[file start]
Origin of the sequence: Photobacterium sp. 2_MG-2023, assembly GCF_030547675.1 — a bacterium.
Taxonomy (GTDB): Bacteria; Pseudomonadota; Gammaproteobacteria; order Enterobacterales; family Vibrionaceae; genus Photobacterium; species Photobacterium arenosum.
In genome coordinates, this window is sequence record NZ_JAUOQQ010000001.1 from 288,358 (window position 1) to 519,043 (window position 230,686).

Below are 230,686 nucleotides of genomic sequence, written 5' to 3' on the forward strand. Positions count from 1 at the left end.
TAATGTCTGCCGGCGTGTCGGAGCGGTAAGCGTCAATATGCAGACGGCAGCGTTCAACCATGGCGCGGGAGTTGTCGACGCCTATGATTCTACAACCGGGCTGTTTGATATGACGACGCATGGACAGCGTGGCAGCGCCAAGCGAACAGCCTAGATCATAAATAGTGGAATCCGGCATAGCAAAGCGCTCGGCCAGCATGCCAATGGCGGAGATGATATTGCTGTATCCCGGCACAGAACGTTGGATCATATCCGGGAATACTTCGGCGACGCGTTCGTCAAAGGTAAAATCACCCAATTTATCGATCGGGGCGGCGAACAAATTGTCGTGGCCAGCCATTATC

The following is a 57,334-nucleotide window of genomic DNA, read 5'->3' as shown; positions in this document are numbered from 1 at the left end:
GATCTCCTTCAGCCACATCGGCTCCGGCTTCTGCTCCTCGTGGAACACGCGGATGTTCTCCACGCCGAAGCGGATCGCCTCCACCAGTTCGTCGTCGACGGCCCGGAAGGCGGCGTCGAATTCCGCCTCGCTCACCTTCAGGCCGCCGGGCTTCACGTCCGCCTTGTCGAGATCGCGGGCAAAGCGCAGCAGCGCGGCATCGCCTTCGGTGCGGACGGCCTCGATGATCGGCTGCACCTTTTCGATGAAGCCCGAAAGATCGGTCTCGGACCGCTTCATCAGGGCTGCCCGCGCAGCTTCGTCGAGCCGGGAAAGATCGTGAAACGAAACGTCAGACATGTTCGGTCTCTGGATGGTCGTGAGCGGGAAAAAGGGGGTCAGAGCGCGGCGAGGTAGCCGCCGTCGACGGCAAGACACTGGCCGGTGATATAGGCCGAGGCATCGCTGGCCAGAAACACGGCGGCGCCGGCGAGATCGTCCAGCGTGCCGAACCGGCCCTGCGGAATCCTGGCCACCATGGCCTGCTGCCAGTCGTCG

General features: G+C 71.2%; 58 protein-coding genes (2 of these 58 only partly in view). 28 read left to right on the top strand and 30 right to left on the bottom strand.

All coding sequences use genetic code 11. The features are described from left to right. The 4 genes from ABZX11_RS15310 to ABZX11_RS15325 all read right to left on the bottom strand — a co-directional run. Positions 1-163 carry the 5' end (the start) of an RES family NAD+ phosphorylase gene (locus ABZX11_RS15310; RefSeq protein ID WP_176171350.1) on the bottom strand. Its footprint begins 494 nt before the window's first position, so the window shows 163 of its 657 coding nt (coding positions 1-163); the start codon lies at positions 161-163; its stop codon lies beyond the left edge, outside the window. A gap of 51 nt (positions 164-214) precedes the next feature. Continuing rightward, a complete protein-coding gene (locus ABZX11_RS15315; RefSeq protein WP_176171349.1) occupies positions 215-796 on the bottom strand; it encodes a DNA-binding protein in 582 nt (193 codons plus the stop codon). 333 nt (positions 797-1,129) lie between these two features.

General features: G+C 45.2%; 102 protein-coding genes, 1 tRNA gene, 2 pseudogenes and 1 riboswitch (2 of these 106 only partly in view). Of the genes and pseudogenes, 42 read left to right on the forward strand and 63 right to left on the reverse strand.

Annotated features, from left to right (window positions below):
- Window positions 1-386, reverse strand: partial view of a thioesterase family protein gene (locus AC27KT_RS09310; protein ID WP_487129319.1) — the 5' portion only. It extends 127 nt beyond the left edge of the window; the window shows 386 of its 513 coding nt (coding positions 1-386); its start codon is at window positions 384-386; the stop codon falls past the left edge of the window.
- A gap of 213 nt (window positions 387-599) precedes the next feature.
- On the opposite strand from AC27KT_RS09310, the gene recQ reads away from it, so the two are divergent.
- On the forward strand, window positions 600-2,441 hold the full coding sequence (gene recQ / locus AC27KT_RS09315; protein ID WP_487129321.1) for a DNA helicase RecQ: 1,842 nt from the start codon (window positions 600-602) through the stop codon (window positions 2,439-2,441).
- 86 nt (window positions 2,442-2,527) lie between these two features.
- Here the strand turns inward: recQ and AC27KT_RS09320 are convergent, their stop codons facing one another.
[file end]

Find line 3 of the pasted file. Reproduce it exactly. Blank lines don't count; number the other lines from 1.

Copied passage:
In genome coordinates, this window is sequence record NZ_JAUOQQ010000001.1 from 288,358 (window position 1) to 519,043 (window position 230,686).